The Rocky Fire burns through a valley on Aug. 2, 2015, near Clearlake, California. (Justin Sullivan/Getty Images)

The Berkeley Fire of 1923 ranks 20th on the list of California’s most destructive wildfires. It, too, was carried by Santa Ana winds, allowing the fire to spread and burn 130 acres. Luckily, no one died but 584 structures were destroyed, leaving many without homes.

And, of course, this is quite the week for hurricane history.

The 10th of September is the peak of the Atlantic Hurricane season. So far this week, the tropics have been busy. So far this season, there have been 12 tropical storms and five hurricanes. The next name on the list is Sally, which could be used later in the week. For a live look at what’s happening in the tropics, click here.

Some Central Floridians may recall the Great Atlantic Hurricane of 1944. On Sept. 13, the strong Category 4 storm moved away from the Bahamas, staying offshore from Central Florida. The Destroyer USS Warrington was sunk about 300 miles east of Cape Canaveral. Sadly, 247 men aboard died.

This hurricane was also a benchmark in aviation weather and research. It was the first hurricane the aircraft reconnaissance was flown into intentionally. The crew managed to safely return but the aircraft took a lot of damage.

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On Sept. 16, 1961, Hurricane Esther became the first hurricane to be seeded by the U.S. Navy in a joint effort with the U.S. Weather Bureau in a project known as StormFury. The government had prior seeding experiments dating back to Project Cirrus in 1947, but this was the first joint effort. The project was an attempt to weaken tropical cyclones by seeding the storm with silver iodide as the aircraft flew through the tropical cyclone. The thought was that the silver would freeze the super-cooled water in the storm and result in a disruption or weakening of the inner structure. The data showed most hurricanes didn’t have enough super-cooled water for the seeding to be effective.

All was not lost from the experiments. Observation data and storm life cycle research taken during each event actually helped improve the ability to forecast the movement and intensity of tropical cyclones.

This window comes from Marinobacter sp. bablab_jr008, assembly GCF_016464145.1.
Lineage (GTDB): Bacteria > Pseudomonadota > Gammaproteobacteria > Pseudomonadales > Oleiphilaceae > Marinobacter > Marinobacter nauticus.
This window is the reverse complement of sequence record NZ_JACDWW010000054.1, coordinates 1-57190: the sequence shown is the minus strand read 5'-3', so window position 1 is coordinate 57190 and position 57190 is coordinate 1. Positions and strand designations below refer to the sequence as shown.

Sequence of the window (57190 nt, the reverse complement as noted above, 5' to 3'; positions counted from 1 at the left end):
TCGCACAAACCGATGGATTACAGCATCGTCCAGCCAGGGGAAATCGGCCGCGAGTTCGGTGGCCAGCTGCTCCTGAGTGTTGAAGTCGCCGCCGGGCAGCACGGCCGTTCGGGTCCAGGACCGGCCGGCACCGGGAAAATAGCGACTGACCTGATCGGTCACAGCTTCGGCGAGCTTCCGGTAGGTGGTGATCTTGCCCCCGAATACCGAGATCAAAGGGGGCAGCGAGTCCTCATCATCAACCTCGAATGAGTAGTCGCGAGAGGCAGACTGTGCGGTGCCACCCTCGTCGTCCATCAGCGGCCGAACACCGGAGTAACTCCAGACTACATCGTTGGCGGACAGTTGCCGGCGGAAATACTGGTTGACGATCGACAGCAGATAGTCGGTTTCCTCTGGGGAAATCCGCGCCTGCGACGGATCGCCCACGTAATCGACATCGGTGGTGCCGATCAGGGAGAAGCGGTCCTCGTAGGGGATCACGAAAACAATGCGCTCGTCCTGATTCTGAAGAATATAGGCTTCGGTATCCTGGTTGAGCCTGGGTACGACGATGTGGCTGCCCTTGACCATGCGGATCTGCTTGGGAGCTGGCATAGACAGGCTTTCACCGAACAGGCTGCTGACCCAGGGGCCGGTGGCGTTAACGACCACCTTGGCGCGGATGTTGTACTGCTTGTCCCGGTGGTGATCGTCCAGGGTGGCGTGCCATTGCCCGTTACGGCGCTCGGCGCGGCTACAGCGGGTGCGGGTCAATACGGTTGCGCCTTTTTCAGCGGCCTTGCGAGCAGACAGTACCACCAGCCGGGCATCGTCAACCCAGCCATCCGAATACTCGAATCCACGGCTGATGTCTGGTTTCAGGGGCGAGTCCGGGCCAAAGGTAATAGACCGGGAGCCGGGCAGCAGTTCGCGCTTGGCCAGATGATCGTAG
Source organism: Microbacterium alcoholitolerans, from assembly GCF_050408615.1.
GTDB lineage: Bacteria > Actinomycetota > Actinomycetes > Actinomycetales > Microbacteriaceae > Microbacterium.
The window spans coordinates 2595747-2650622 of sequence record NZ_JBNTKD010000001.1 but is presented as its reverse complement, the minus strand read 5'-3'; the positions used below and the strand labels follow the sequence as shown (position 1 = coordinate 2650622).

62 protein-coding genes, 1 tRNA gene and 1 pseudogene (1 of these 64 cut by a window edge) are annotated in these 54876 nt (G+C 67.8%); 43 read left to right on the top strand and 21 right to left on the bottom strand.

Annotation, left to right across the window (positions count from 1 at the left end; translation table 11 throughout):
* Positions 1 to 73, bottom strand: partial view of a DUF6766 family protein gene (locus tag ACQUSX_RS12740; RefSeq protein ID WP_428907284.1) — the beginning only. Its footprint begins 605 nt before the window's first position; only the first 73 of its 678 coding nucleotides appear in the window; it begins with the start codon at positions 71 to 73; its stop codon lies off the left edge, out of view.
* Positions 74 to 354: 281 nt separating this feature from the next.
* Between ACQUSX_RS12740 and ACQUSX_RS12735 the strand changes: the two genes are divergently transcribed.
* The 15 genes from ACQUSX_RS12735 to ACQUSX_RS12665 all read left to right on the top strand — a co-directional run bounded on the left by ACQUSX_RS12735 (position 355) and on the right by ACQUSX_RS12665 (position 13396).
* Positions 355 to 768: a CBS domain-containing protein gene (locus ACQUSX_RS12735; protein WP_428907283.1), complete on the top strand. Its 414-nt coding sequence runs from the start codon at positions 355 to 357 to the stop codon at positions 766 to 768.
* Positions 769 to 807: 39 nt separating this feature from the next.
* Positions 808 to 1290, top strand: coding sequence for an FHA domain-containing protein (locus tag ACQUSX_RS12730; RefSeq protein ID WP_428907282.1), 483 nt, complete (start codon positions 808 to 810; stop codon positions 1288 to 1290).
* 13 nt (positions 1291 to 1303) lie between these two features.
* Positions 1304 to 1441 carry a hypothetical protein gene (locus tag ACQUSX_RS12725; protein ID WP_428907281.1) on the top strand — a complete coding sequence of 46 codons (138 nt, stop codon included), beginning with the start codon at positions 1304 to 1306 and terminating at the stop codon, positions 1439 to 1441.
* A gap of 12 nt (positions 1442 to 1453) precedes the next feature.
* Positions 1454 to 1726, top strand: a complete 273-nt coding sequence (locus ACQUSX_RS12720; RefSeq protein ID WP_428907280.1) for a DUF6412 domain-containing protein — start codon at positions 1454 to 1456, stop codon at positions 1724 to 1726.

Sept. 11, 2001, started out a beautiful day in Manhattan but soon turned into one of the most tragic days in American history as dark clouds of smoke and ash filled the sky shortly after the attacks on the Twin Towers in New York City. To this day, many people wonder if the events that unfolded that morning would have been different if Hurricane Erin had made landfall. Hurricane Erin stayed offshore as a cold front pushed through the day before. One can only speculate that if the storm had raced up the coast, the events of 9/11 may have unfolded differently. Perhaps there could have been flight delays or cancellations with the threat of a major storm. Strong high pressure moved in behind the front, nudging the tropical cyclone away. The chilling imagery below from NASA shows the Category 3 hurricane and the smoke from the towers just west of it.

GOES-8 imagery of Hurricane Erin & the New York Twin Towers (Sept 11, 2001) (1439 UTC / 10:39 EST)
GOES-8 imagery of Hurricane Erin & the New York Twin Towers (Sept 11, 2001) (1439 UTC / 10:39 EST) (NASA)

Tropical cyclone activity making landfall in New York is not completely unheard of in September. Hurricane Gloria made landfall as a Category 3 on Long Island in September 1985. It was the first major hurricane to hit Long Island since Donna in 1960. Hurricane Donna took 36 lives and caused an estimated $100 million in damages in New York.

Best track positions for Hurricane Erin, Sept 2001. Track during extratropical stage is based on analysis from the NOAA Marine Prediction Center. NOAA
Best track positions for Hurricane Erin, Sept 2001. Track during extratropical stage is based on analysis from the NOAA Marine Prediction Center. NOAA (NOAA)